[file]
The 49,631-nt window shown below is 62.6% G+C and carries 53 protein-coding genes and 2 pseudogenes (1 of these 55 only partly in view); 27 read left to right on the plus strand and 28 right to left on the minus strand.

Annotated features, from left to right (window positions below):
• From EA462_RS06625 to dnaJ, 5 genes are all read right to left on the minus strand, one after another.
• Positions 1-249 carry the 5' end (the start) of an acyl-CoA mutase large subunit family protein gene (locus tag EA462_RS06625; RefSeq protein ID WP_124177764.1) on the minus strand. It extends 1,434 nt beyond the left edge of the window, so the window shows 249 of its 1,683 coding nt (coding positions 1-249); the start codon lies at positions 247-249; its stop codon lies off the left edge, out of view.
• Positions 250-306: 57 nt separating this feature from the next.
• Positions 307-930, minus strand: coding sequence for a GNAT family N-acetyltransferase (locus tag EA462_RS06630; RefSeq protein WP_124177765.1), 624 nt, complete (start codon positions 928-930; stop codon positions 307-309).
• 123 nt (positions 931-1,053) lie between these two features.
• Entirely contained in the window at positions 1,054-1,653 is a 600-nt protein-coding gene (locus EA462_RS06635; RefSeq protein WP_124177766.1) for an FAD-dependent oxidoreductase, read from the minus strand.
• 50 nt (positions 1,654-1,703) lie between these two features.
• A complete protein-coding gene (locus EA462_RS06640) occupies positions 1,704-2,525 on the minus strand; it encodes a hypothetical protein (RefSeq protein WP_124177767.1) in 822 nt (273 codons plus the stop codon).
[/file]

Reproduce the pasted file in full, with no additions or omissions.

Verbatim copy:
The 49,631-nt window shown below is 62.6% G+C and carries 53 protein-coding genes and 2 pseudogenes (1 of these 55 only partly in view); 27 read left to right on the plus strand and 28 right to left on the minus strand.

Annotated features, from left to right (window positions below):
• From EA462_RS06625 to dnaJ, 5 genes are all read right to left on the minus strand, one after another.
• Positions 1-249 carry the 5' end (the start) of an acyl-CoA mutase large subunit family protein gene (locus tag EA462_RS06625; RefSeq protein ID WP_124177764.1) on the minus strand. It extends 1,434 nt beyond the left edge of the window, so the window shows 249 of its 1,683 coding nt (coding positions 1-249); the start codon lies at positions 247-249; its stop codon lies off the left edge, out of view.
• Positions 250-306: 57 nt separating this feature from the next.
• Positions 307-930, minus strand: coding sequence for a GNAT family N-acetyltransferase (locus tag EA462_RS06630; RefSeq protein WP_124177765.1), 624 nt, complete (start codon positions 928-930; stop codon positions 307-309).
• 123 nt (positions 931-1,053) lie between these two features.
• Entirely contained in the window at positions 1,054-1,653 is a 600-nt protein-coding gene (locus EA462_RS06635; RefSeq protein WP_124177766.1) for an FAD-dependent oxidoreductase, read from the minus strand.
• 50 nt (positions 1,654-1,703) lie between these two features.
• A complete protein-coding gene (locus EA462_RS06640) occupies positions 1,704-2,525 on the minus strand; it encodes a hypothetical protein (RefSeq protein WP_124177767.1) in 822 nt (273 codons plus the stop codon).